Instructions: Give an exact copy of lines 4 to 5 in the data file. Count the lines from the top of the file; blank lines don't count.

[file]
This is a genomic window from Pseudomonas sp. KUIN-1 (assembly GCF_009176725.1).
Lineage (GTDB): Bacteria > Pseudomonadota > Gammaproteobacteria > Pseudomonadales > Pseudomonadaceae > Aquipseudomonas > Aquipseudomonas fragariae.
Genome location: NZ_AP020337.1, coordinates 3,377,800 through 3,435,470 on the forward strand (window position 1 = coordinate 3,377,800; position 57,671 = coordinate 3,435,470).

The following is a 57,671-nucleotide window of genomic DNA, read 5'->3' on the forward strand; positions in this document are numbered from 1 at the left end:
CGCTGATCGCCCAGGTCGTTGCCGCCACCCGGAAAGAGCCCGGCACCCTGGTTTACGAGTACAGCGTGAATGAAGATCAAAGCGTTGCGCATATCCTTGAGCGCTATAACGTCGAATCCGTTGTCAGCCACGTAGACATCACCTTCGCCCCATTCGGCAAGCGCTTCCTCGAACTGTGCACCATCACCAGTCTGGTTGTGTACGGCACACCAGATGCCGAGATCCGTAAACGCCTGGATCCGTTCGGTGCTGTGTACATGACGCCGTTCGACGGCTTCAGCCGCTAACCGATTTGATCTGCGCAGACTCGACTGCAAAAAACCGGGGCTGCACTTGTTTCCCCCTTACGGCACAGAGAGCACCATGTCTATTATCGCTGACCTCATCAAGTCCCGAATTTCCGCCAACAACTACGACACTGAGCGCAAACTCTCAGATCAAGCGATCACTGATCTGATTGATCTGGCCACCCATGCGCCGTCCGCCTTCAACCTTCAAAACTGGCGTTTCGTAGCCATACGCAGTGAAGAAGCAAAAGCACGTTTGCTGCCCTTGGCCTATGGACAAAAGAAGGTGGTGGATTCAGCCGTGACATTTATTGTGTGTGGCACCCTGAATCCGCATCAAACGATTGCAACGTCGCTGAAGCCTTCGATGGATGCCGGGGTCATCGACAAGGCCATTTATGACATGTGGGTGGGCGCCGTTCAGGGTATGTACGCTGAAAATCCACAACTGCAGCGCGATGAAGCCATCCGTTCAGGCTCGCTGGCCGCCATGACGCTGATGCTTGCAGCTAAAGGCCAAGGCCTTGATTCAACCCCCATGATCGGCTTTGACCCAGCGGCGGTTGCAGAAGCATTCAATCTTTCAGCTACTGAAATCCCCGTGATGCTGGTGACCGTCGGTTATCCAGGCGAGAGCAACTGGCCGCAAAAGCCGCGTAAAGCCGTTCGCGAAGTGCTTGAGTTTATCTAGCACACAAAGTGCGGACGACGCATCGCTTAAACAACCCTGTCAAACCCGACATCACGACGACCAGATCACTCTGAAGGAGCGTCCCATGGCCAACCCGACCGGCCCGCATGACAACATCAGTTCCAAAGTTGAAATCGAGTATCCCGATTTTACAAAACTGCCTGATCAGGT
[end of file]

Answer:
The following is a 57,671-nucleotide window of genomic DNA, read 5'->3' on the forward strand; positions in this document are numbered from 1 at the left end:
CGCTGATCGCCCAGGTCGTTGCCGCCACCCGGAAAGAGCCCGGCACCCTGGTTTACGAGTACAGCGTGAATGAAGATCAAAGCGTTGCGCATATCCTTGAGCGCTATAACGTCGAATCCGTTGTCAGCCACGTAGACATCACCTTCGCCCCATTCGGCAAGCGCTTCCTCGAACTGTGCACCATCACCAGTCTGGTTGTGTACGGCACACCAGATGCCGAGATCCGTAAACGCCTGGATCCGTTCGGTGCTGTGTACATGACGCCGTTCGACGGCTTCAGCCGCTAACCGATTTGATCTGCGCAGACTCGACTGCAAAAAACCGGGGCTGCACTTGTTTCCCCCTTACGGCACAGAGAGCACCATGTCTATTATCGCTGACCTCATCAAGTCCCGAATTTCCGCCAACAACTACGACACTGAGCGCAAACTCTCAGATCAAGCGATCACTGATCTGATTGATCTGGCCACCCATGCGCCGTCCGCCTTCAACCTTCAAAACTGGCGTTTCGTAGCCATACGCAGTGAAGAAGCAAAAGCACGTTTGCTGCCCTTGGCCTATGGACAAAAGAAGGTGGTGGATTCAGCCGTGACATTTATTGTGTGTGGCACCCTGAATCCGCATCAAACGATTGCAACGTCGCTGAAGCCTTCGATGGATGCCGGGGTCATCGACAAGGCCATTTATGACATGTGGGTGGGCGCCGTTCAGGGTATGTACGCTGAAAATCCACAACTGCAGCGCGATGAAGCCATCCGTTCAGGCTCGCTGGCCGCCATGACGCTGATGCTTGCAGCTAAAGGCCAAGGCCTTGATTCAACCCCCATGATCGGCTTTGACCCAGCGGCGGTTGCAGAAGCATTCAATCTTTCAGCTACTGAAATCCCCGTGATGCTGGTGACCGTCGGTTATCCAGGCGAGAGCAACTGGCCGCAAAAGCCGCGTAAAGCCGTTCGCGAAGTGCTTGAGTTTATCTAGCACACAAAGTGCGGACGACGCATCGCTTAAACAACCCTGTCAAACCCGACATCACGACGACCAGATCACTCTGAAGGAGCGTCCCATGGCCAACCCGACCGGCCCGCATGACAACATCAGTTCCAAAGTTGAAATCGAGTATCCCGATTTTACAAAACTGCCTGATCAGGT